The meeting was the first since Dunford took over command of the International Security Assistance Force Sunday, the coalition said in a release.
Besides reaffirming the ISAF commitment, Dunford paid his respects to Karzai and pledged to continue the productive relationship between ISAF and Afghanistan.
"I'll endeavor to continue the momentum of the campaign and support the people of Afghanistan as they seize the opportunity for a brighter future," Dunford said Sunday when he took over ISAF command.
Dunford is expected to be the last of more than a dozen NATO and U.S. commanders of coalition forces since the war began in 2001, Khaama Press reported.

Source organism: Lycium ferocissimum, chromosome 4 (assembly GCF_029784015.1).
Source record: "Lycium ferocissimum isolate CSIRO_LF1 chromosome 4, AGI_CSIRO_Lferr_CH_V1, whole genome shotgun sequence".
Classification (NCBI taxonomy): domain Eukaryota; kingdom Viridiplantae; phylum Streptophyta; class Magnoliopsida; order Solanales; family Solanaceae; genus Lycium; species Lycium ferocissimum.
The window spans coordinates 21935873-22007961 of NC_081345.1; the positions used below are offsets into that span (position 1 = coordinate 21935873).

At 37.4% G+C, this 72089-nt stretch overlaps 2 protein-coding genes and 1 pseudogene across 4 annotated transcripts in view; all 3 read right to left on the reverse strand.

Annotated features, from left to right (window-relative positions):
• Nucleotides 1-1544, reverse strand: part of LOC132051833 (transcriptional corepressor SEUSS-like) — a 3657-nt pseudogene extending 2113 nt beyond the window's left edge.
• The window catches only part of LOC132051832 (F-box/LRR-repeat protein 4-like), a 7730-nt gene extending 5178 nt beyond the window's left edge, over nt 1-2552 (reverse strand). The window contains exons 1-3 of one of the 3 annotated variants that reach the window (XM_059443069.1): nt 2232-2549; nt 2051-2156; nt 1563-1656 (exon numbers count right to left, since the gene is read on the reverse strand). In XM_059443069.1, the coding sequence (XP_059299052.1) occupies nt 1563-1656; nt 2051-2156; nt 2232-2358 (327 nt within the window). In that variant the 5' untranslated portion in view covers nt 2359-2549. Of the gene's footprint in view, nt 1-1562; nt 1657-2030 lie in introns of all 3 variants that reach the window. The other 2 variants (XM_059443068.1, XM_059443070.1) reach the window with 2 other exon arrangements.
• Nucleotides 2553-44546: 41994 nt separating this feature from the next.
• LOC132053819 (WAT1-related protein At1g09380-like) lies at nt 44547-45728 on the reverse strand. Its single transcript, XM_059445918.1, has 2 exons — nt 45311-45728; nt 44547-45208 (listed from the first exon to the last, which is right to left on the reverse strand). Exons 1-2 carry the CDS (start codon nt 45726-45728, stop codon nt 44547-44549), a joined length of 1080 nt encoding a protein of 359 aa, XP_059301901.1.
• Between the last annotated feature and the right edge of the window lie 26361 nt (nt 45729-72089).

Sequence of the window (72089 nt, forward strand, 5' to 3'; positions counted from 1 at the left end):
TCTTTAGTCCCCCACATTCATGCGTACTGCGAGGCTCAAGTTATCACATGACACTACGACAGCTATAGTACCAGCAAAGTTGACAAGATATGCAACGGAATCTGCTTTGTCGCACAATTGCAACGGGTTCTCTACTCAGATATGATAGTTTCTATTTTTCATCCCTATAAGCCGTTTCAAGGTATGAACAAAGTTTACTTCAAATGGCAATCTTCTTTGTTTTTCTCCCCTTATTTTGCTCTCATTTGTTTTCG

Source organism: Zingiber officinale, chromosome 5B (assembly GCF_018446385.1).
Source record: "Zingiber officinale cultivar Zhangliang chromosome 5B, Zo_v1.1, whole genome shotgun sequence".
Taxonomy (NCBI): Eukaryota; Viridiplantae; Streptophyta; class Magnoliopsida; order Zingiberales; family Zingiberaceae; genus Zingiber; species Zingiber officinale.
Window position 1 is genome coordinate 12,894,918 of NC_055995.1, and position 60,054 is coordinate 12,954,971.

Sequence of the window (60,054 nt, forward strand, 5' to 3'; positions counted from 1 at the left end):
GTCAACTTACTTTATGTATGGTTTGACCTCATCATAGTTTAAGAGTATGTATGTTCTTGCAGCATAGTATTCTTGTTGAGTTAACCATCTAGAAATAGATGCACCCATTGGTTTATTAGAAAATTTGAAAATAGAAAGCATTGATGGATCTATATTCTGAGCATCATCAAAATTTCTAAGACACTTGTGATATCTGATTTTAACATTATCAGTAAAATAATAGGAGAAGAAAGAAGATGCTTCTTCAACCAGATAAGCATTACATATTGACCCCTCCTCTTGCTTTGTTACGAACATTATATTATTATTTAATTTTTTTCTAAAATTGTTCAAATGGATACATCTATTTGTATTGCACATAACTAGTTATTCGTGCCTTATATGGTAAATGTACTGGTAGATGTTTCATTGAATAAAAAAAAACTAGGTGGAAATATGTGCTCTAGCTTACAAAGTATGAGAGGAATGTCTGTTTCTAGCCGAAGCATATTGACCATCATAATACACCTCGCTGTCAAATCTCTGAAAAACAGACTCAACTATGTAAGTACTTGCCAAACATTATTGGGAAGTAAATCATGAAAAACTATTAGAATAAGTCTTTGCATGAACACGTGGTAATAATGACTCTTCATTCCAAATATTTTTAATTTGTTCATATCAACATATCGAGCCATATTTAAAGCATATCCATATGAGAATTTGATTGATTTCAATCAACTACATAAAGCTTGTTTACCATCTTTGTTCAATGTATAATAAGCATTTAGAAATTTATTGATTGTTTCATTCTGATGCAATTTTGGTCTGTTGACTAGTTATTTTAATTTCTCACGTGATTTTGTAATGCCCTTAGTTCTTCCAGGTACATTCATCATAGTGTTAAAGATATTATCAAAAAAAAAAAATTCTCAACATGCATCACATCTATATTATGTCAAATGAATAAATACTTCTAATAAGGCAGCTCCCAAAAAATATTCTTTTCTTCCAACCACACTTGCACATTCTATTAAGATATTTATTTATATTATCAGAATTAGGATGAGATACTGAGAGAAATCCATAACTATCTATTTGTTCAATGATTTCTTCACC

Among the challenges Dunford faces is the accelerated final transfer of security responsibility from ISAF troops to Afghan police and army that puts them in control across the country this spring instead of late summer as originally planned.
Khaama Press said the earlier transfer of responsibility will help NATO combat forces leave Afghanistan by the end of 2014. Officials have said a small number of U.S. troops may stay behind to train Afghanistan's military and search for suspected al-Qaida members.